Coming to Ecological Terms in Architectural Design

Coming to Ecological Terms
in Architectural Design

If ecologists have belatedly come to think about cities as ecosystems, what about architects and designers? In a seminar room on the seventh floor of Paul Rudolph Hall on the corner of Chapel and York streets, environment and architecture students are working to blend two ways of thinking that have often seemed at cross-purposes—sustainability and the design aesthetic. 

It’s early in the semester and the students in Alex Felson’s “Ecological Urbanism” course haven’t yet gotten to the design stage. They’re still sorting out problems and environmental solutions. One team is developing a proposal to clean up the open sewers running down narrow alleys in Nairobi’s densely packed Kibera slum. Another hopes to use plants to remediate contaminated soils at an old power-generating site in Fair Haven and link it into a network of new parks. A third team wants to add a ribbon of parkland along derelict manufacturing riverfront in Brooklyn’s Greenpoint neighborhood, where a recent rezoning would instead put up a wall of luxury condominium towers.

Alex Felson
Photo © Harold Shapiro
Alex Felson teaches “Ecological Urbanism”

Felson aims to get his students to frame each project as an experiment, with a hypothesis and outcomes that are quantifiable and susceptible to testing. In part, that’s a way to deal with one of the major challenges to urban ecology: in cities packed with people and buildings, it’s difficult to set up the kind of controlled experiments that ecologists need for gathering reliable data about what works and what doesn’t. So expensive design decisions often get made by trial and error. Felson’s solution is to incorporate the experiments into the overall design of a project. As a landscape design consultant, for instance, he was able to persuade New York City’s million-tree initiative to include two reforestation sites, totaling 18 acres, to test how different tree species affect carbon sequestration, biodiversity and other factors in an urban setting. Then he designed each site with the trees on the perimeter spaced loosely for a park-like aesthetic, disguising a central core where the planting is more regimented for the purposes of research.

Felson says the experimental framework is also a way to get environmental scientists involved in the design process, but without the underlying ideology they tend to bring to the discussion. “They often have preconceived notions about how something should look,” he says, “but it’s not their function to think about aesthetics.” 

That’s a job for architects and designers, and some, like Peter Eisenman, the modernist architect and Charles Gwathmey Professor in Practice at the Yale School of Architecture, have been uncomfortable with intrusions on their territory. “‘Green’ and sustainability have nothing to do with architecture,” Eisenman recently told one interviewer. “Some of the worst buildings I have seen are done by sustainable architects.”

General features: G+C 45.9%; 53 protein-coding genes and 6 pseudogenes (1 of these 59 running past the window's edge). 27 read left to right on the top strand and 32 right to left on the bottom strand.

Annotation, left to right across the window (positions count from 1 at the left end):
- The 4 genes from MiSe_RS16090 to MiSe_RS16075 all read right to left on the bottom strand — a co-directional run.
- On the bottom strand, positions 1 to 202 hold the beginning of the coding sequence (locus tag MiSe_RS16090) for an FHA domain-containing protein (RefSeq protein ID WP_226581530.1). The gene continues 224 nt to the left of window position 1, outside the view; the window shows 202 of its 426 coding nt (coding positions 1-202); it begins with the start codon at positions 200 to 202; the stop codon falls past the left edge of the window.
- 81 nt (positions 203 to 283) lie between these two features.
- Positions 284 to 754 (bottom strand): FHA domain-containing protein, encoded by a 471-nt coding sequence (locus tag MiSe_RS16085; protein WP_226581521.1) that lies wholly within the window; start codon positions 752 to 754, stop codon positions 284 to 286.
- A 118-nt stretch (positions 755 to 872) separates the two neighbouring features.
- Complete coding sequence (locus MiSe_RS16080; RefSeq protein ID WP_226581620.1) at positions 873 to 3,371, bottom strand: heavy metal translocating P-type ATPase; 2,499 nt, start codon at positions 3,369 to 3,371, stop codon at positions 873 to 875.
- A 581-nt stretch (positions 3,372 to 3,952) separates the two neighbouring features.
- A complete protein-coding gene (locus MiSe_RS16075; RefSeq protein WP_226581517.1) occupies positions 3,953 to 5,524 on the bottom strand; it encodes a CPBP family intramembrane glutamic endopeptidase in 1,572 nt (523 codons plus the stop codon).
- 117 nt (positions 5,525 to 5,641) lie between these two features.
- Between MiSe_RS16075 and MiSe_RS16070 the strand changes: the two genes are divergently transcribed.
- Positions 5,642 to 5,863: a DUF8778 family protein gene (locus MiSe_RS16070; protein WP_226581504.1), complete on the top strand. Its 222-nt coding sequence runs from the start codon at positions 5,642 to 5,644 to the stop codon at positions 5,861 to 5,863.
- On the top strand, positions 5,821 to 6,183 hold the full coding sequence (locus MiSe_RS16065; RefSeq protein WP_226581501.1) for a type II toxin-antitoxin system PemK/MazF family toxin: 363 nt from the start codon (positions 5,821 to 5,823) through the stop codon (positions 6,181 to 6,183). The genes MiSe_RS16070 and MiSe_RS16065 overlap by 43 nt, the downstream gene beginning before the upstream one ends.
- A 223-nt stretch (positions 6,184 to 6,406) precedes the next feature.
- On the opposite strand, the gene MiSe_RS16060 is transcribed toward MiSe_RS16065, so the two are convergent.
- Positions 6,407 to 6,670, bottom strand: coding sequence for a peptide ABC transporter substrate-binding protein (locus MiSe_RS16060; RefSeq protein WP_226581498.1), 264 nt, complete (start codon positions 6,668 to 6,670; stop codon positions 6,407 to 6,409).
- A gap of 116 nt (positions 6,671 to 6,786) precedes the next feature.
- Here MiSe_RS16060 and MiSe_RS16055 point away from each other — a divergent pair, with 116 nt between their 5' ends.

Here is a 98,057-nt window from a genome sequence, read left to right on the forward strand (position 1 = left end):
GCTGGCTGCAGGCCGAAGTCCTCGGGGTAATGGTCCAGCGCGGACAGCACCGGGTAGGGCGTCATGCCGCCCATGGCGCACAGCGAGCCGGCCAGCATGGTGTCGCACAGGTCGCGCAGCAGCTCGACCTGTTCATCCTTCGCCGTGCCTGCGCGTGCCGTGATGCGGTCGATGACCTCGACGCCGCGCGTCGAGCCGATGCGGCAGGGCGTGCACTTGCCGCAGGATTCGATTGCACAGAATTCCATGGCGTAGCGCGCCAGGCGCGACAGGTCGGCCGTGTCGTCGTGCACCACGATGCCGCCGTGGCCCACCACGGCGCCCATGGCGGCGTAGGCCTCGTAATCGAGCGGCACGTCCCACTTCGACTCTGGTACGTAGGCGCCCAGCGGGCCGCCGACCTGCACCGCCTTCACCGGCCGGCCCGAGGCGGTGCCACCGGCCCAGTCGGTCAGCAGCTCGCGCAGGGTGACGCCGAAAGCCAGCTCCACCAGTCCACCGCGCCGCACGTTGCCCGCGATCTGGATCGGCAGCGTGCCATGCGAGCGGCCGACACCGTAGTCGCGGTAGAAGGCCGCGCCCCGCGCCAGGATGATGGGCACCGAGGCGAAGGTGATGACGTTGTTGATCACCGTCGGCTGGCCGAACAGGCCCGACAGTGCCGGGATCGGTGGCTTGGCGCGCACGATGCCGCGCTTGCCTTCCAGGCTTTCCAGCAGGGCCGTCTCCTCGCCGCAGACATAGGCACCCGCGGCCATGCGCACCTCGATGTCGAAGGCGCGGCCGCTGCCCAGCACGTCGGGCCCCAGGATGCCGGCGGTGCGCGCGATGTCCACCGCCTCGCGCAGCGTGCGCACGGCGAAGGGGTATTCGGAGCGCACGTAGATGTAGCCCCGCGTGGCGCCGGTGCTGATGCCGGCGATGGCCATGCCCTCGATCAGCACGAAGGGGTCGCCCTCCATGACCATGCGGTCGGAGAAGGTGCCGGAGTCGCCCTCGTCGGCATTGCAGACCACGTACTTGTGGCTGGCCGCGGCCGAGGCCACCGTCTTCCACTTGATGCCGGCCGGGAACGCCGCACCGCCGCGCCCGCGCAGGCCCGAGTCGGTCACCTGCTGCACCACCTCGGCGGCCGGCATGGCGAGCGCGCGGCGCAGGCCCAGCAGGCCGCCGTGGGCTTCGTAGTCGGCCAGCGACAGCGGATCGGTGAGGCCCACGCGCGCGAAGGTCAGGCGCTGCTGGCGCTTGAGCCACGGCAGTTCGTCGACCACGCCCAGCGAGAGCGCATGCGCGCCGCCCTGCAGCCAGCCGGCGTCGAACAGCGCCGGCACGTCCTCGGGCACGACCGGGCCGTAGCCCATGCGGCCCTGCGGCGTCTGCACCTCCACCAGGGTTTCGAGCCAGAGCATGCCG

But Eisenman is one voice in a School of Architecture noted for a diversity of sometimes conflicting styles and ideologies. In recent years, the school has increased its emphasis on sustainability, says Dean Robert Stern, partly with the help of visiting lecturers (including Patrick Bellew of Atelier Ten, a key influence on the energy-efficient design of Kroon Hall) from firms in Europe, where market and regulatory factors have given higher priority to green methodologies. Hiring Felson in 2008 for a joint faculty position at F&ES and the School of Architecture was part of a continuing effort to build a bridge between what are almost literally opposite corners of the campus. Felson now teaches sustainability as part of the core architectural curriculum, emphasizing acre feet and the handling of water as equal partners with square feet in the parameters for any project. He also oversees eight students in a joint program offering a dual master’s degree in architecture and environmental management.  

The aim, says Stern, is to embed sustainability in the basic training of architects. But he adds, “I don’t think sustainability is a design aesthetic, any more than having electricity in your building, or telephones, or anything else. It’s an ethic, a basic consideration that we have to have as architects designing buildings.” American architects, designers and builders are “in an early, slightly naive phase” in coming to terms with sustainability, he says, and “we have to get everybody’s attention.” But they will catch up fast enough, Stern argues, so that “in 10 years we’re not going to talk about sustainability anymore, because it’s going to be built into the core processes of architecture.” Advertising sustainability, he says, will be like an architect getting up in front of a room to “proudly proclaim how his buildings didn’t fall down.”


Top of Page | Spring 2010 | environment:YALE

“In 10 years we’re not going to talk about sustainability anymore, because it’s going to be built into the core processes of architecture.”
Architecture Dean Robert Stern